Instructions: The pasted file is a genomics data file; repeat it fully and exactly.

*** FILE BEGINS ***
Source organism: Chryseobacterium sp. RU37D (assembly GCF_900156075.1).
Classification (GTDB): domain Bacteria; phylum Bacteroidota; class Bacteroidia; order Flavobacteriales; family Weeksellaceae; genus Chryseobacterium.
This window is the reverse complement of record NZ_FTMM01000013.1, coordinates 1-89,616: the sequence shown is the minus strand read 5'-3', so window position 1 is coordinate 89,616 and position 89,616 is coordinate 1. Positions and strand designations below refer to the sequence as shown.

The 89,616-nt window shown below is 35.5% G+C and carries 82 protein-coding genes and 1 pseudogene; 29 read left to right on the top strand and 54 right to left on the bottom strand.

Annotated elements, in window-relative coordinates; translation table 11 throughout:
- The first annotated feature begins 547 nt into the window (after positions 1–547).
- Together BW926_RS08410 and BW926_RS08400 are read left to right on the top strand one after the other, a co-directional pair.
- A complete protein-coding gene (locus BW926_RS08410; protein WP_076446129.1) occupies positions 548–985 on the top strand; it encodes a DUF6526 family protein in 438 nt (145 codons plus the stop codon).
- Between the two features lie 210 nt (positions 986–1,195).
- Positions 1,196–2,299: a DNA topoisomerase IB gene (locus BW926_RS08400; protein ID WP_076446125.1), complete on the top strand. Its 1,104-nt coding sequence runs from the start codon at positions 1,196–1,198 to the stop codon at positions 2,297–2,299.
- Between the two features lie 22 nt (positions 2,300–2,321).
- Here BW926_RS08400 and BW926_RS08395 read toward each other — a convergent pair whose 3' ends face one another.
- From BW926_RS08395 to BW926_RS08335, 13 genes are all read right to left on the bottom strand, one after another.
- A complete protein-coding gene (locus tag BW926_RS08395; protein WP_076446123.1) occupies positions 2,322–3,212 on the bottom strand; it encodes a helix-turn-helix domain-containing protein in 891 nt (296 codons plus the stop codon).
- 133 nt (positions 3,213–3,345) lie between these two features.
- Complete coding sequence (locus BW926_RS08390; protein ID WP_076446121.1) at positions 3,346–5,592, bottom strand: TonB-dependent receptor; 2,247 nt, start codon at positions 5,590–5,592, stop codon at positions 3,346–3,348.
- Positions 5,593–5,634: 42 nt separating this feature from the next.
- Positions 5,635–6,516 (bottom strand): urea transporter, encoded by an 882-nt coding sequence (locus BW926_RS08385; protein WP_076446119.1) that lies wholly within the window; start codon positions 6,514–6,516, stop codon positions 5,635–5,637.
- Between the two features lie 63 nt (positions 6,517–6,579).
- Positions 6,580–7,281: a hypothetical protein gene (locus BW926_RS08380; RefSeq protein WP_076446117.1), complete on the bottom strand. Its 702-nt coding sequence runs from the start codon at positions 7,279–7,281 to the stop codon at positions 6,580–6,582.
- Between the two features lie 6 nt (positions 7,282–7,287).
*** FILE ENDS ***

Source organism: Chryseobacterium sp. RU37D (assembly GCF_900156075.1).
Classification (GTDB): domain Bacteria; phylum Bacteroidota; class Bacteroidia; order Flavobacteriales; family Weeksellaceae; genus Chryseobacterium.
This window is the reverse complement of record NZ_FTMM01000013.1, coordinates 1-89,616: the sequence shown is the minus strand read 5'-3', so window position 1 is coordinate 89,616 and position 89,616 is coordinate 1. Positions and strand designations below refer to the sequence as shown.

The 89,616-nt window shown below is 35.5% G+C and carries 82 protein-coding genes and 1 pseudogene; 29 read left to right on the top strand and 54 right to left on the bottom strand.

Annotated elements, in window-relative coordinates; translation table 11 throughout:
- The first annotated feature begins 547 nt into the window (after positions 1–547).
- Together BW926_RS08410 and BW926_RS08400 are read left to right on the top strand one after the other, a co-directional pair.
- A complete protein-coding gene (locus BW926_RS08410; protein WP_076446129.1) occupies positions 548–985 on the top strand; it encodes a DUF6526 family protein in 438 nt (145 codons plus the stop codon).
- Between the two features lie 210 nt (positions 986–1,195).
- Positions 1,196–2,299: a DNA topoisomerase IB gene (locus BW926_RS08400; protein ID WP_076446125.1), complete on the top strand. Its 1,104-nt coding sequence runs from the start codon at positions 1,196–1,198 to the stop codon at positions 2,297–2,299.
- Between the two features lie 22 nt (positions 2,300–2,321).
- Here BW926_RS08400 and BW926_RS08395 read toward each other — a convergent pair whose 3' ends face one another.
- From BW926_RS08395 to BW926_RS08335, 13 genes are all read right to left on the bottom strand, one after another.
- A complete protein-coding gene (locus tag BW926_RS08395; protein WP_076446123.1) occupies positions 2,322–3,212 on the bottom strand; it encodes a helix-turn-helix domain-containing protein in 891 nt (296 codons plus the stop codon).
- 133 nt (positions 3,213–3,345) lie between these two features.
- Complete coding sequence (locus BW926_RS08390; protein ID WP_076446121.1) at positions 3,346–5,592, bottom strand: TonB-dependent receptor; 2,247 nt, start codon at positions 5,590–5,592, stop codon at positions 3,346–3,348.
- Positions 5,593–5,634: 42 nt separating this feature from the next.
- Positions 5,635–6,516 (bottom strand): urea transporter, encoded by an 882-nt coding sequence (locus BW926_RS08385; protein WP_076446119.1) that lies wholly within the window; start codon positions 6,514–6,516, stop codon positions 5,635–5,637.
- Between the two features lie 63 nt (positions 6,517–6,579).
- Positions 6,580–7,281: a hypothetical protein gene (locus BW926_RS08380; RefSeq protein WP_076446117.1), complete on the bottom strand. Its 702-nt coding sequence runs from the start codon at positions 7,279–7,281 to the stop codon at positions 6,580–6,582.
- Between the two features lie 6 nt (positions 7,282–7,287).